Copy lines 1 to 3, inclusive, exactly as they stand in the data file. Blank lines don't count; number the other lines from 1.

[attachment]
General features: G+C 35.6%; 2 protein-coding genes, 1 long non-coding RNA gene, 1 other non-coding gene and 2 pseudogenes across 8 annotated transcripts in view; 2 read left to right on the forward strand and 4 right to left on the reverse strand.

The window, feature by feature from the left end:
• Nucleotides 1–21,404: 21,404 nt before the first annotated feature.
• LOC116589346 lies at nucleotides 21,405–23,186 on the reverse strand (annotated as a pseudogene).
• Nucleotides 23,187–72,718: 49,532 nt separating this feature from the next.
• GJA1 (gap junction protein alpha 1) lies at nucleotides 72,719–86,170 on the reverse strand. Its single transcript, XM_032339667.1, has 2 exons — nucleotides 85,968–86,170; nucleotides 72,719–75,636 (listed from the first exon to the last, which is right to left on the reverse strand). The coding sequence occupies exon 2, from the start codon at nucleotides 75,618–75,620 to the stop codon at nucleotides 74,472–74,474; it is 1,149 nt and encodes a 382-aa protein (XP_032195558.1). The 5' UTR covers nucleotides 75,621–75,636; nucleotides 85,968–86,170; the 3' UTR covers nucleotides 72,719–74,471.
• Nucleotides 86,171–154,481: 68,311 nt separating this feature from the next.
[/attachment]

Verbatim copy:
General features: G+C 35.6%; 2 protein-coding genes, 1 long non-coding RNA gene, 1 other non-coding gene and 2 pseudogenes across 8 annotated transcripts in view; 2 read left to right on the forward strand and 4 right to left on the reverse strand.

The window, feature by feature from the left end:
• Nucleotides 1–21,404: 21,404 nt before the first annotated feature.